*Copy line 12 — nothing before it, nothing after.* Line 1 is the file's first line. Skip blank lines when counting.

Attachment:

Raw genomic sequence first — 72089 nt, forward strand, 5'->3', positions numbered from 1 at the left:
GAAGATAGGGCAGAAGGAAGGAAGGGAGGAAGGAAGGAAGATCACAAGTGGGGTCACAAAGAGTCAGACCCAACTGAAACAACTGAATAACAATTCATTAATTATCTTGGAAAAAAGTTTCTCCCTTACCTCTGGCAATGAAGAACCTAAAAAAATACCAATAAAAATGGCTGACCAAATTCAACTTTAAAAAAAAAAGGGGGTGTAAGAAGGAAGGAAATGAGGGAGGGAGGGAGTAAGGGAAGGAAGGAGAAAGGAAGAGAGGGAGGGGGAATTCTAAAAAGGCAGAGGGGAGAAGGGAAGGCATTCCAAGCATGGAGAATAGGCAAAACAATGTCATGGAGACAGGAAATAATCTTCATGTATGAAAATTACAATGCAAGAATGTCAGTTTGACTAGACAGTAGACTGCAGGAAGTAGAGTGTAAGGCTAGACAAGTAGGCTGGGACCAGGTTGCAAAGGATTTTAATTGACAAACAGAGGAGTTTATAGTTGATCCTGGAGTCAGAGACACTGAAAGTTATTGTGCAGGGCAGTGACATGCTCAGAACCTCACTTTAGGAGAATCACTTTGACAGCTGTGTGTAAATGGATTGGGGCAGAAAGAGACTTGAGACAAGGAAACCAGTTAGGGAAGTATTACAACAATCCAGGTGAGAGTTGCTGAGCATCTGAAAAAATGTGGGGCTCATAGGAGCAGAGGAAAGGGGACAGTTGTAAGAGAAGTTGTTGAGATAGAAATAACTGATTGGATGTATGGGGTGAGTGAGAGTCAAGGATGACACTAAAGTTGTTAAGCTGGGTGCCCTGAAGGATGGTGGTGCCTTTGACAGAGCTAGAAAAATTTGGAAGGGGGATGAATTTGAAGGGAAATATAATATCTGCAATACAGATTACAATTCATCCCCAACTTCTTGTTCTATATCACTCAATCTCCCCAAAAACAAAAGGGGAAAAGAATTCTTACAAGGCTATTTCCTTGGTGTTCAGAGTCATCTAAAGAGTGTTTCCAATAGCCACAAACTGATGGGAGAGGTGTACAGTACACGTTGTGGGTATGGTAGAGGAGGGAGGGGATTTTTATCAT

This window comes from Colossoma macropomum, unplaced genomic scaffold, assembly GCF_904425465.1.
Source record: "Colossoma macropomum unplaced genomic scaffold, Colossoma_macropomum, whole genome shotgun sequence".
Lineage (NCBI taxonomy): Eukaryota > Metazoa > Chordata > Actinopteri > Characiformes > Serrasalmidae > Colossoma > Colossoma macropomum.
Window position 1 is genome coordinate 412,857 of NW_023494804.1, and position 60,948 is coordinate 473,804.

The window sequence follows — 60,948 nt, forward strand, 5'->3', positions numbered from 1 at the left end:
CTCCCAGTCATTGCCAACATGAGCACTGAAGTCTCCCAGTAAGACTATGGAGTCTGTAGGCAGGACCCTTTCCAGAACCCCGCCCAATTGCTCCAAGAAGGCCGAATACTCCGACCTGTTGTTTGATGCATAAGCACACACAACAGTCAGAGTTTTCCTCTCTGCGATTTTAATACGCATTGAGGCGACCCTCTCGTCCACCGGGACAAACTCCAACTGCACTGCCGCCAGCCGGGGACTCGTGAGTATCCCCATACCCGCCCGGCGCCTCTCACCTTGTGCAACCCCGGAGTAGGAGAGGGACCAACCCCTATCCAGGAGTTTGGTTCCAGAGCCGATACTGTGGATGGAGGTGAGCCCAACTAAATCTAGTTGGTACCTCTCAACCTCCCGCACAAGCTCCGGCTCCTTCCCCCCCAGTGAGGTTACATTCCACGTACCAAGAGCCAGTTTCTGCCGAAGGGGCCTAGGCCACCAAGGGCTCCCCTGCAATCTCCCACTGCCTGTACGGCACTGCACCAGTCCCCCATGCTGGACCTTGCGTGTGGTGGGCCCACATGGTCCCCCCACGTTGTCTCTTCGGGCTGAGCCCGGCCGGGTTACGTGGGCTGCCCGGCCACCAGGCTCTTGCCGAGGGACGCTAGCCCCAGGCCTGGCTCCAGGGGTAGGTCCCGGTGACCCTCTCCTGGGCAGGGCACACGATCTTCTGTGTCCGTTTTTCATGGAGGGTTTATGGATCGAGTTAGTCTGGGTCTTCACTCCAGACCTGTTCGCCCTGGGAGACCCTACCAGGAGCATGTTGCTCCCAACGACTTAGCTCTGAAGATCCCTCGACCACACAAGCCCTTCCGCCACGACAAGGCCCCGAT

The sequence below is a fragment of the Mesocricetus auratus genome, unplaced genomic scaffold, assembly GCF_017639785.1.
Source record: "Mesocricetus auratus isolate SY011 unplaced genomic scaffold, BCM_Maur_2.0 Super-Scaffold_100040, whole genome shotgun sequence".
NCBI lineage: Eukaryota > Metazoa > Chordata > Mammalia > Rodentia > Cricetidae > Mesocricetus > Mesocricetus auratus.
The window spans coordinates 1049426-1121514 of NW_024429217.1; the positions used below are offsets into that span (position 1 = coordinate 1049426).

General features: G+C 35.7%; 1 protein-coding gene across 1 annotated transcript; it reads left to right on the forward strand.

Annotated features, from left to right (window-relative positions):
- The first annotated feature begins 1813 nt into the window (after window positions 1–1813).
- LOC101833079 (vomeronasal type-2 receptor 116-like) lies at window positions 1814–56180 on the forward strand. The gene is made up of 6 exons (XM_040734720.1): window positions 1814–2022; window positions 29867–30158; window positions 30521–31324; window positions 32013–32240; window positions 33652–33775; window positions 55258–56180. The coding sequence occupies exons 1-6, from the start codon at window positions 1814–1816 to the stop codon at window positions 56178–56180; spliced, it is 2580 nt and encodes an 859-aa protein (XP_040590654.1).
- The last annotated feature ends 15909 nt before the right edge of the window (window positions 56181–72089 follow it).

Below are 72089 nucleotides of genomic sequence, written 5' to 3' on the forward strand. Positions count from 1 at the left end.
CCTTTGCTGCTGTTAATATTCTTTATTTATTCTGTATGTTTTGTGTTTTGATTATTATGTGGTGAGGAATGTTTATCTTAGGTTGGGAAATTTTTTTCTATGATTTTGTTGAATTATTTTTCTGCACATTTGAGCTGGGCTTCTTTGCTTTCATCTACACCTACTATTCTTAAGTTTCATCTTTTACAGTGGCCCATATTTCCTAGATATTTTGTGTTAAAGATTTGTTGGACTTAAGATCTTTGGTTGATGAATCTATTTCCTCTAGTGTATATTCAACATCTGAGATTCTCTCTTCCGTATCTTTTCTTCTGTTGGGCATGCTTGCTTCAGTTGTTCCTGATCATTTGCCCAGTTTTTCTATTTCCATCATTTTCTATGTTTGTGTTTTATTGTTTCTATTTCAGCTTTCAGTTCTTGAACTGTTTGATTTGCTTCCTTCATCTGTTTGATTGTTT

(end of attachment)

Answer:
The window spans coordinates 1049426-1121514 of NW_024429217.1; the positions used below are offsets into that span (position 1 = coordinate 1049426).